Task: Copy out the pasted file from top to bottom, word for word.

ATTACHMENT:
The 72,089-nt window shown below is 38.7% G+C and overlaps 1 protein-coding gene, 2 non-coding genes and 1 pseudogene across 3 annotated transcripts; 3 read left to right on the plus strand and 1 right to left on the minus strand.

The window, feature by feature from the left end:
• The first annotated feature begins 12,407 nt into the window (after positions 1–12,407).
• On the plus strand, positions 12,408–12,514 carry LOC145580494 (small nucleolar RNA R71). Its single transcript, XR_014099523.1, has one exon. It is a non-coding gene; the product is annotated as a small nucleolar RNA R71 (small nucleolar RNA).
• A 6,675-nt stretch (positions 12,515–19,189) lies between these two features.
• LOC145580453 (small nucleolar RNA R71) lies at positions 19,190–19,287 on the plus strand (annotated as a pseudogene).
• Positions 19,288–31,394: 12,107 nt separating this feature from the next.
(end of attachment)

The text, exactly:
The 72,089-nt window shown below is 38.7% G+C and overlaps 1 protein-coding gene, 2 non-coding genes and 1 pseudogene across 3 annotated transcripts; 3 read left to right on the plus strand and 1 right to left on the minus strand.

The window, feature by feature from the left end:
• The first annotated feature begins 12,407 nt into the window (after positions 1–12,407).
• On the plus strand, positions 12,408–12,514 carry LOC145580494 (small nucleolar RNA R71). Its single transcript, XR_014099523.1, has one exon. It is a non-coding gene; the product is annotated as a small nucleolar RNA R71 (small nucleolar RNA).
• A 6,675-nt stretch (positions 12,515–19,189) lies between these two features.
• LOC145580453 (small nucleolar RNA R71) lies at positions 19,190–19,287 on the plus strand (annotated as a pseudogene).
• Positions 19,288–31,394: 12,107 nt separating this feature from the next.